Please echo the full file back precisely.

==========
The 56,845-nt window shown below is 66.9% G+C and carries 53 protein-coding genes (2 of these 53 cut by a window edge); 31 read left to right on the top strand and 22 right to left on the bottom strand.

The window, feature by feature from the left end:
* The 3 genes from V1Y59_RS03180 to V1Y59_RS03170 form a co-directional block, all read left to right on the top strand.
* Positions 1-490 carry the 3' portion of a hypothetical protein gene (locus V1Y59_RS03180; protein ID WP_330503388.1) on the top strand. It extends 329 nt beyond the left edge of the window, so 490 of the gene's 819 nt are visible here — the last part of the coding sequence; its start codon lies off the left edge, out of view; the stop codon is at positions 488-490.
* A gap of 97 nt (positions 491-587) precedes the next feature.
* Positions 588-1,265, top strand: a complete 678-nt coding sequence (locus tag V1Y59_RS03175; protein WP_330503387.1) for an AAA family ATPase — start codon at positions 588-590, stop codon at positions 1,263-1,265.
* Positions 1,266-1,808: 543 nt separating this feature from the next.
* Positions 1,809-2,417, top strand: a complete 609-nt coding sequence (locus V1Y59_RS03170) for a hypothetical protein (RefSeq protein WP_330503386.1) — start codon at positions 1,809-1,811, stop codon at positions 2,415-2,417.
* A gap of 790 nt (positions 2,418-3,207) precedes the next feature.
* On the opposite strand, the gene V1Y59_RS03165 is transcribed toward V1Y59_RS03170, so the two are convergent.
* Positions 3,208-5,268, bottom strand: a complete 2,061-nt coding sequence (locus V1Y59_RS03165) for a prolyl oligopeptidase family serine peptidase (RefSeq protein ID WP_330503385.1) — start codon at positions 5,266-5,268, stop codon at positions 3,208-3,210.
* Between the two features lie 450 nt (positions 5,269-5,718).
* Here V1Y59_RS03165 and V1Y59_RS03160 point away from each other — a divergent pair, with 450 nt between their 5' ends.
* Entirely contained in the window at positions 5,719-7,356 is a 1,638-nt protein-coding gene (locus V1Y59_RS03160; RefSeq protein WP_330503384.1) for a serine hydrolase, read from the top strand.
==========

The 56,845-nt window shown below is 66.9% G+C and carries 53 protein-coding genes (2 of these 53 cut by a window edge); 31 read left to right on the top strand and 22 right to left on the bottom strand.

The window, feature by feature from the left end:
* The 3 genes from V1Y59_RS03180 to V1Y59_RS03170 form a co-directional block, all read left to right on the top strand.
* Positions 1-490 carry the 3' portion of a hypothetical protein gene (locus V1Y59_RS03180; protein ID WP_330503388.1) on the top strand. It extends 329 nt beyond the left edge of the window, so 490 of the gene's 819 nt are visible here — the last part of the coding sequence; its start codon lies off the left edge, out of view; the stop codon is at positions 488-490.
* A gap of 97 nt (positions 491-587) precedes the next feature.
* Positions 588-1,265, top strand: a complete 678-nt coding sequence (locus tag V1Y59_RS03175; protein WP_330503387.1) for an AAA family ATPase — start codon at positions 588-590, stop codon at positions 1,263-1,265.
* Positions 1,266-1,808: 543 nt separating this feature from the next.
* Positions 1,809-2,417, top strand: a complete 609-nt coding sequence (locus V1Y59_RS03170) for a hypothetical protein (RefSeq protein WP_330503386.1) — start codon at positions 1,809-1,811, stop codon at positions 2,415-2,417.
* A gap of 790 nt (positions 2,418-3,207) precedes the next feature.
* On the opposite strand, the gene V1Y59_RS03165 is transcribed toward V1Y59_RS03170, so the two are convergent.
* Positions 3,208-5,268, bottom strand: a complete 2,061-nt coding sequence (locus V1Y59_RS03165) for a prolyl oligopeptidase family serine peptidase (RefSeq protein ID WP_330503385.1) — start codon at positions 5,266-5,268, stop codon at positions 3,208-3,210.
* Between the two features lie 450 nt (positions 5,269-5,718).
* Here V1Y59_RS03165 and V1Y59_RS03160 point away from each other — a divergent pair, with 450 nt between their 5' ends.
* Entirely contained in the window at positions 5,719-7,356 is a 1,638-nt protein-coding gene (locus V1Y59_RS03160; RefSeq protein WP_330503384.1) for a serine hydrolase, read from the top strand.